Know your Limits for Responsible Drinking
For most people drinking alcohol is associated with socialising and pleasurable experiences. Drinking in moderation can have health benefits like the lowering of the risk of coronary heart disease. Responsible drinking is all about understanding the harm alcohol can have on your health, both mentally and physically, if not consumed with care. Alcohol plays a big role in British society, and a huge percentage of drinkers regularly drink a lot more than the recommended weekly guidelines. Many of them simply because they lack sufficient understanding of the harm alcohol can have.
What Are The Limits?Men should drink no more than 21 units of alcohol a week. No more than four units should be consumed per day.
Women should drink no more than 14 units a week – that’s three units a day – and should seriously consider not drinking at all if they are pregnant or trying to conceive.
What Is A Unit?If you ask a drinker how much alcohol they have consumed the estimate will generally be lower than the reality. This is because people do not actually realise what their alcohol intake really is, and even fewer people know how to measure a unit of alcohol.
- One unit of alcohol = 10ml, or 1cl, by volume of alcohol. Measured in actual drinks this equals half a pint of ordinary strength beer or lager, or a small measure of spirits or one standard pub measure (50ml) of fortified wine like sherry or port.
- A small glass of wine, or pub measure of spirits, makes up one and a half units of alcohol.
Many wines and beers however, are often stronger than traditional strengths so it may be worth looking at a unit of alcohol in a different way. The percentage alcohol by volume is known as %abv and this equals the number of units there is in one litre of that particular alcoholic beverage. Strong beer or cider, which is 6%abv, has 6 units in one pint glass. Drinking half a glass of this means you will have consumed three units.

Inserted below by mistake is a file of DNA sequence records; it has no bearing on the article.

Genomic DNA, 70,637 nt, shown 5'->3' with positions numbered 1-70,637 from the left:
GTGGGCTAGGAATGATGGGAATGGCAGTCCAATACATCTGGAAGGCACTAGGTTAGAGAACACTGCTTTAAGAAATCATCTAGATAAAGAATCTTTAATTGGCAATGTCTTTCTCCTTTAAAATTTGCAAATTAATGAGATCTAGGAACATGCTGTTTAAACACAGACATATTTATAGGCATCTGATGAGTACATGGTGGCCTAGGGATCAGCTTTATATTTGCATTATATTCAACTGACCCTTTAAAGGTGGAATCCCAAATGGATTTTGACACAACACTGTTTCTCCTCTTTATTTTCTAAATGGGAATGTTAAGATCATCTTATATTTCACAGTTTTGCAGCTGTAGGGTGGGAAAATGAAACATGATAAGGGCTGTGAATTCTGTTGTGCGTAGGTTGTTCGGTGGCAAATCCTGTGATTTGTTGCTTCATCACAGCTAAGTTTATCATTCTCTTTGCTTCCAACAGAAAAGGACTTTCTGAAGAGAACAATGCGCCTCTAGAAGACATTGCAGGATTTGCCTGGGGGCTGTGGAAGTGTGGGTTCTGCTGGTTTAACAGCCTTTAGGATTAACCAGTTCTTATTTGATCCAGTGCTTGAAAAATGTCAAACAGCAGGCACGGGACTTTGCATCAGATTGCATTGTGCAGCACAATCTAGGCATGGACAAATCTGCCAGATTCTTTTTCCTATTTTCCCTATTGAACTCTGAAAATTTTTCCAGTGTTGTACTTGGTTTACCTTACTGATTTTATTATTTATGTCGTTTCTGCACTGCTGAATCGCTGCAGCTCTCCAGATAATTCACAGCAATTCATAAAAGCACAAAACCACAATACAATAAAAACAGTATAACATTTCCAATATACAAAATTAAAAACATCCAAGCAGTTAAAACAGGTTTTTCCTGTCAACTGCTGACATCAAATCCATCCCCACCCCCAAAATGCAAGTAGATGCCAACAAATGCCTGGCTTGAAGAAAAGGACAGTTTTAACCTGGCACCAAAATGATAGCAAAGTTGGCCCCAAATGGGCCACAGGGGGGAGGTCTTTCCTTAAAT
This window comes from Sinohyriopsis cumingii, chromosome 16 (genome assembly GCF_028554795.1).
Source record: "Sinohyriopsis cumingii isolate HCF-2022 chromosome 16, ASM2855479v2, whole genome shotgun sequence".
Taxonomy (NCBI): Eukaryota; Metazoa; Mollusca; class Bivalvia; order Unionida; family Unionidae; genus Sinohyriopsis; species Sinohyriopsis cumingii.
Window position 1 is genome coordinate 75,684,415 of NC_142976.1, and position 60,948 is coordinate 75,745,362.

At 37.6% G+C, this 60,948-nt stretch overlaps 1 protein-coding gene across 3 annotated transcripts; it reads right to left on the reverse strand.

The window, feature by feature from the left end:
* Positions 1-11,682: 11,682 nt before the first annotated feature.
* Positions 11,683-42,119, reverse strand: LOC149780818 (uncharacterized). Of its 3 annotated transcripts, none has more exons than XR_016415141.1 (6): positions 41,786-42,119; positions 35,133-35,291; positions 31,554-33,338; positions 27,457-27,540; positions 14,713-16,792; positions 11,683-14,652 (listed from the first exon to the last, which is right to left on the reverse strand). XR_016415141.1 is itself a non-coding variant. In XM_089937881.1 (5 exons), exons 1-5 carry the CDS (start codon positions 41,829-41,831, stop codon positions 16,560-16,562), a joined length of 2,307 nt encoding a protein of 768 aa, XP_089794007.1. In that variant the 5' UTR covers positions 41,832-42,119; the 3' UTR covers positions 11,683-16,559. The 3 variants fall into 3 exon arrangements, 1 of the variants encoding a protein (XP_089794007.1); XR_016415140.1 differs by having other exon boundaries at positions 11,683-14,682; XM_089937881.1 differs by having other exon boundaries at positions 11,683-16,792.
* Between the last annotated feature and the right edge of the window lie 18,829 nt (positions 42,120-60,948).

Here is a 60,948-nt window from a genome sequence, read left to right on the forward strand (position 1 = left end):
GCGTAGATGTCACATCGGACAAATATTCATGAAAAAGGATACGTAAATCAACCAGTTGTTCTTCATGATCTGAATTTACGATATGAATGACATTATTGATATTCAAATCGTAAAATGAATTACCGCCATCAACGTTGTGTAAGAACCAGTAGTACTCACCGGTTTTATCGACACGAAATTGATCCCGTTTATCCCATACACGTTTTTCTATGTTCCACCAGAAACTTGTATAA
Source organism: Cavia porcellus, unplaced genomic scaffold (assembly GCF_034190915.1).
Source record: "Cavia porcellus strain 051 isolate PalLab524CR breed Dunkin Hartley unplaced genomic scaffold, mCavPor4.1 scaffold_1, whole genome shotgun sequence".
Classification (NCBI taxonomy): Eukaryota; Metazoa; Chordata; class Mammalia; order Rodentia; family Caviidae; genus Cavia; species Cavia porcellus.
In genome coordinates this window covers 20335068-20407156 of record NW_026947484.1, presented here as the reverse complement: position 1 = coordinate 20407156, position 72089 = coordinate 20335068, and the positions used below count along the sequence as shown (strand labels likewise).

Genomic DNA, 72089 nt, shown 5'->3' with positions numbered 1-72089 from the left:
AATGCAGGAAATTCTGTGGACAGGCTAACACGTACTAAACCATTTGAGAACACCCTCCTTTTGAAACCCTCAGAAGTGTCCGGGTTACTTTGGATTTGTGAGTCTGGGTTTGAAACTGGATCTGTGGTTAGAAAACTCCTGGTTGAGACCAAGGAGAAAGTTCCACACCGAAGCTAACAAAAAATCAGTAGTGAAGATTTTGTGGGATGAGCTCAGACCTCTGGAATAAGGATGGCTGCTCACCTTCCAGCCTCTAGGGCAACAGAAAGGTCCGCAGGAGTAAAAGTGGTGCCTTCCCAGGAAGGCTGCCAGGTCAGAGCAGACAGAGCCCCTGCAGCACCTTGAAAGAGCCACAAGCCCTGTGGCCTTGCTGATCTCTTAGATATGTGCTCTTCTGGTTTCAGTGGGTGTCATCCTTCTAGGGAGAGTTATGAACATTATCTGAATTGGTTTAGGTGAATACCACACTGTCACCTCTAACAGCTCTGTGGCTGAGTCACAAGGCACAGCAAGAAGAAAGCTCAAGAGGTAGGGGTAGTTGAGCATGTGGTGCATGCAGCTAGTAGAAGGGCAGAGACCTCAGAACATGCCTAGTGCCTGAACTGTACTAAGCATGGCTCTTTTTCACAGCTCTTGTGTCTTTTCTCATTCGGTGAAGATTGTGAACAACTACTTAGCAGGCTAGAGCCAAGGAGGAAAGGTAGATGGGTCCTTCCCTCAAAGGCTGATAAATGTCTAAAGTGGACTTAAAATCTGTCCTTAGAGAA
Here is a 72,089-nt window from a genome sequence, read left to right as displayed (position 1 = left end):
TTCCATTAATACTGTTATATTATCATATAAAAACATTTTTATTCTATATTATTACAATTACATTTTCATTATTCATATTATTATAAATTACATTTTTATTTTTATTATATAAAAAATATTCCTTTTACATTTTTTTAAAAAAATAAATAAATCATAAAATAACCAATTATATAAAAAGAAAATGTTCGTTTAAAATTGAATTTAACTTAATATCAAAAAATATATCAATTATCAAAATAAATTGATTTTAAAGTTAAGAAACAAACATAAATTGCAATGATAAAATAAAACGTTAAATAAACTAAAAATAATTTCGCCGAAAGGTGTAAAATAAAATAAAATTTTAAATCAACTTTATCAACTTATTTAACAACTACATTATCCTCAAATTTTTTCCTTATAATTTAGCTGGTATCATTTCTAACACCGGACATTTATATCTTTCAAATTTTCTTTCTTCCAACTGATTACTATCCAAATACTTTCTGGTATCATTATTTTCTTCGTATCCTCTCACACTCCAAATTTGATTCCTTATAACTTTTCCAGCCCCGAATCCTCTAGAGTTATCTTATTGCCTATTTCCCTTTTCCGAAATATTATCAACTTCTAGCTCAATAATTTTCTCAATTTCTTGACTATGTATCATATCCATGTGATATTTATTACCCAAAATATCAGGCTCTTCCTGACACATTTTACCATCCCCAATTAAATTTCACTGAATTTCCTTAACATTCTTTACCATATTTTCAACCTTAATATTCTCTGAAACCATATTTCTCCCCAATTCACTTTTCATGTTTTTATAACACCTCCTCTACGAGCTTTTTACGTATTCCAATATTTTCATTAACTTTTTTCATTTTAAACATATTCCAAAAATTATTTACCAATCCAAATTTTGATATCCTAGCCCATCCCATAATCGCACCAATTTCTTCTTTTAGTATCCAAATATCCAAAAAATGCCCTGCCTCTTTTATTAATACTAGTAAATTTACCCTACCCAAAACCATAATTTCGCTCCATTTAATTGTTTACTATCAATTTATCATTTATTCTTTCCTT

What Kind of Irresponsible Drinker Are You?Binge-drinkers, chronic drinkers and those with multiple addictions, like drink and drugs, are more likely to harm themselves and others because they are unable to take full responsibility for their actions and behaviour.
Binge-drinking is an occasion when large volumes of alcohol are consumed over a relatively short period of time. A binge-drinker’s objective is usually to get drunk, and this form of drinking is generally associated with groups of people socialising together, after work perhaps. Some people will drink excessively occasionally, although for others it will be a regular occurrence.
Chronic drinkers are those people who drink large amounts, over the recommended weekly guideline, regularly. Usually over 30 these drinkers regularly increase their risk of developing serious health problems like cirrhosis and stroke.
Sensible Drinking.To be a responsible drinker requires more than knowing how many units of alcohol it is safe for you to consume every week. It requires that you consider your health in a number of ways, and your behaviour around other people. It is also important that you have alcohol-free days, particularly after a period of heavy drinking, and being aware of situations where consuming alcohol is simply not advisable. For instance, when pregnant or operating heavy machinery.
Drinking excessively does not lead directly to harm, but it does increase the risk of harm. Other considerations also need to be taken into account, where alcohol misuse and potential harm are concerned. Personal circumstances, life experiences, a person’s genes and the environment, in which alcohol is consumed, are all contributing factors to increasing the risk of harm.
Being more aware of the harm excessive drinking can have will help individuals make informed choices about their drinking and behaviour.